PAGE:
Scientists worked through the night at the United Kingdom’s (UK) Veterinary Laboratory Agency (VLA) but findings were as bad as they could be. They sent shock waves through East Anglia where the biggest and best proportion of the UK’s diverse poultry industry is located.

Free-range turkeys at Redgrave Poultry on Redgrave Park Farm on the Suffolk/Norfolk border died from the highly pathogenic H5N1 sub-type of avian influenza. Even before official announcement by acting chief veterinary officer, Fred Landeg, at a London press conference today, veterinarians in full protective gear were euthanising all 6500 birds at the farm (5000 turkeys, 1200 ducks and 400 geese). Mobile showers were installed for use by vets and other workers, and a line of covered trucks waited to take culled birds to the incinerator.

Poultry movements within a 10km radius of the farm are banned and no poultry was allowed out of a larger-than-usual restricted zone now covering the whole of the county of Suffolk and at least the southern half of Norfolk. All producers within the restricted zone including hobby farmers were instructed to lock up their birds to prevent any contact with wild birds.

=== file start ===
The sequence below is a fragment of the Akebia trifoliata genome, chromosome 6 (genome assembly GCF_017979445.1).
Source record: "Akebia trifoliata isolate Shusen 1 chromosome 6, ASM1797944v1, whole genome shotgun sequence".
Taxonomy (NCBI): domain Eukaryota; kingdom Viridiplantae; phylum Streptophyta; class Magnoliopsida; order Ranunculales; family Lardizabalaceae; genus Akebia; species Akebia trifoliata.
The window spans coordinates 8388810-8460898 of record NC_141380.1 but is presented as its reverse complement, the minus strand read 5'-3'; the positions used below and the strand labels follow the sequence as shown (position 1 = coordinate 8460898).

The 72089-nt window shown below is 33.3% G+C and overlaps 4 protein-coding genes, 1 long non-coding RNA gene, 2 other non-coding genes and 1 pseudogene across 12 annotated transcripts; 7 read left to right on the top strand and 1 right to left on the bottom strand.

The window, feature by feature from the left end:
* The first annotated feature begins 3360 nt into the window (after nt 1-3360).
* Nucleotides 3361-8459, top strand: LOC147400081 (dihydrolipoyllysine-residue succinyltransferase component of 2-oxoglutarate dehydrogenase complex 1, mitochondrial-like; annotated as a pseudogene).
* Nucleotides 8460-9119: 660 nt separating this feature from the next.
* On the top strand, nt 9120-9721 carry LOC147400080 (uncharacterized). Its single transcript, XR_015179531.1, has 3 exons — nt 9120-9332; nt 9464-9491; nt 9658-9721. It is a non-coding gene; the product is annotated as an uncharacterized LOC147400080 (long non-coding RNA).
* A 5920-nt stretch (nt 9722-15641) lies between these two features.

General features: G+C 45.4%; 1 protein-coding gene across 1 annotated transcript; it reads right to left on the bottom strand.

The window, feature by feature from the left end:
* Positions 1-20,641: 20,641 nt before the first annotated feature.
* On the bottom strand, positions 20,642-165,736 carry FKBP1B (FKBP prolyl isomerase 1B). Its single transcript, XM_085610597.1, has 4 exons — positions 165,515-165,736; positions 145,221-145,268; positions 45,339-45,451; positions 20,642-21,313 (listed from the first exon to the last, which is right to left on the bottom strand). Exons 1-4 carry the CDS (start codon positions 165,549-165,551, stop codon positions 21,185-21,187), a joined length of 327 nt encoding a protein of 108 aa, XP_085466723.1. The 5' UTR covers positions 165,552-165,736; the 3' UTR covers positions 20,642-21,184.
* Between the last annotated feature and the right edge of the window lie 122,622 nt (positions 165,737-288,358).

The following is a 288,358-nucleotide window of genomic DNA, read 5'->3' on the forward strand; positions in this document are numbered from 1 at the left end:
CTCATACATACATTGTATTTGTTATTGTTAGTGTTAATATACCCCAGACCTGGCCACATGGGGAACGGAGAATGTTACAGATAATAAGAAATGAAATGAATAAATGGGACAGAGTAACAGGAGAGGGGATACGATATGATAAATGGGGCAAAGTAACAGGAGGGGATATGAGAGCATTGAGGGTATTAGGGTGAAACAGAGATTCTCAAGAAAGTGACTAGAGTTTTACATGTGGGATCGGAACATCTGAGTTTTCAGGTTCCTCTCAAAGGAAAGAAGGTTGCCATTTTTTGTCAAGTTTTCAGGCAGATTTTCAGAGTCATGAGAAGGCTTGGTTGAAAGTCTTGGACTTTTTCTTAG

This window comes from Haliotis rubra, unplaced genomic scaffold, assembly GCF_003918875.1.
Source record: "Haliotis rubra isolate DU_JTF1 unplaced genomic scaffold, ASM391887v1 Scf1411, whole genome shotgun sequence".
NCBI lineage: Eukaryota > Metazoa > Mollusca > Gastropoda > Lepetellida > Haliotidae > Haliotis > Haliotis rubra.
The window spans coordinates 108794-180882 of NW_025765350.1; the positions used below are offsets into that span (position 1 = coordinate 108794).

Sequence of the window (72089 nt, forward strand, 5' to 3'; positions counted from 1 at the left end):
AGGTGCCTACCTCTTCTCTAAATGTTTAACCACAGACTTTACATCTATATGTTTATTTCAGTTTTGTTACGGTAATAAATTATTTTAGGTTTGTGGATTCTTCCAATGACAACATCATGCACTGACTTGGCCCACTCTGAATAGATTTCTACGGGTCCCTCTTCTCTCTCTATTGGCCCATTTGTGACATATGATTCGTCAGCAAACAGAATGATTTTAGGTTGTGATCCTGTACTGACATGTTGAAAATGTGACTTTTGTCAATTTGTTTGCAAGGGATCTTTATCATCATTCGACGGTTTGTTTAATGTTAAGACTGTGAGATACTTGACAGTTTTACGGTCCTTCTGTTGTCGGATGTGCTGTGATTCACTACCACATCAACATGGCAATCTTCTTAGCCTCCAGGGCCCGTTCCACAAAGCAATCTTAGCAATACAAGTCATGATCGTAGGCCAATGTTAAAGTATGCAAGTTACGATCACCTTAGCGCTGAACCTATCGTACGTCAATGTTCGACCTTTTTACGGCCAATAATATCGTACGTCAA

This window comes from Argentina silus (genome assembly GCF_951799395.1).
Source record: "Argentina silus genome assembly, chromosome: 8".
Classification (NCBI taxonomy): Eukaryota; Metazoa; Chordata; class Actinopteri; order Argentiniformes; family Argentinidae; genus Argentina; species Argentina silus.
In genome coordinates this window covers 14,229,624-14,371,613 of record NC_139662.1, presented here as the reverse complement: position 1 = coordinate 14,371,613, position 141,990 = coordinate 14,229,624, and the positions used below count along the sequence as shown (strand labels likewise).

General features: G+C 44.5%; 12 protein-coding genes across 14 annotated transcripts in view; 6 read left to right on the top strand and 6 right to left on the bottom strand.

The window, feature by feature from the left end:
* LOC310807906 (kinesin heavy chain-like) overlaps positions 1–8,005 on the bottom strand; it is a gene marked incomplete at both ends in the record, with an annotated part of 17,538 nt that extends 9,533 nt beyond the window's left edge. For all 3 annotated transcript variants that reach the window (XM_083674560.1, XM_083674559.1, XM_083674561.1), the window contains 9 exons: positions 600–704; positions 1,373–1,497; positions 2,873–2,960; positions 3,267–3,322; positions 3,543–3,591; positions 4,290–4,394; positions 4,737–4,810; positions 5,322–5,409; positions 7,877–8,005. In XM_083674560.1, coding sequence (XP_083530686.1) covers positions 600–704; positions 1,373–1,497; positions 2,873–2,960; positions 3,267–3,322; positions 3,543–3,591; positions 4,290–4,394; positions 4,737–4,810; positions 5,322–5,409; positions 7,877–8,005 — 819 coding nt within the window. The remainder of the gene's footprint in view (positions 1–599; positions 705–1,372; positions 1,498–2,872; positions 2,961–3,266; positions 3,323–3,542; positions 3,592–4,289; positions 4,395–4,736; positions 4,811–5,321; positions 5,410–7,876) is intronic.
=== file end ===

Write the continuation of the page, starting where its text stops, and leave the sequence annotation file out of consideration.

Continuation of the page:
Avian flu is bad at any time but H5N1 in November when millions of turkeys, geese, ducks and chickens are being fattened up for the Christmas table is a potential disaster. The birds at Redgrave Poultry were being reared for Gressingham Foods, one of the biggest poultry producers in the UK and best known for its geese with which it dominates the market and specialty ducks.

No one can accuse the authorities of not moving quickly this time. According to The Times, the alarm was raised on 11 November 2007 when 60 turkeys in a flock of 1000 were found dead. The abnormally high mortality rate aroused suspicions of the company vet, Daniel Parker, one of the leading poultry veterinarians in the UK, who recognised the likely cause as avian influenza of the highly pathogenic H5N1 strain. VLA almost immediately confirmed the H5 virus and more exactly H5N1 within 24 hours, meaning from first signs to final confirmation took just 48 hours.

This is a far cry from the UK’s first encounter with H5N1 when an infected wild swan was found (dead) on the seashore at Cellardyke in Eastern Scotland in 2006. On that occasion, it took Department of the Environment, Food and Rural Affairs 18 hours to pick up the carcass and VLA 8 days to provide full identification of the virus.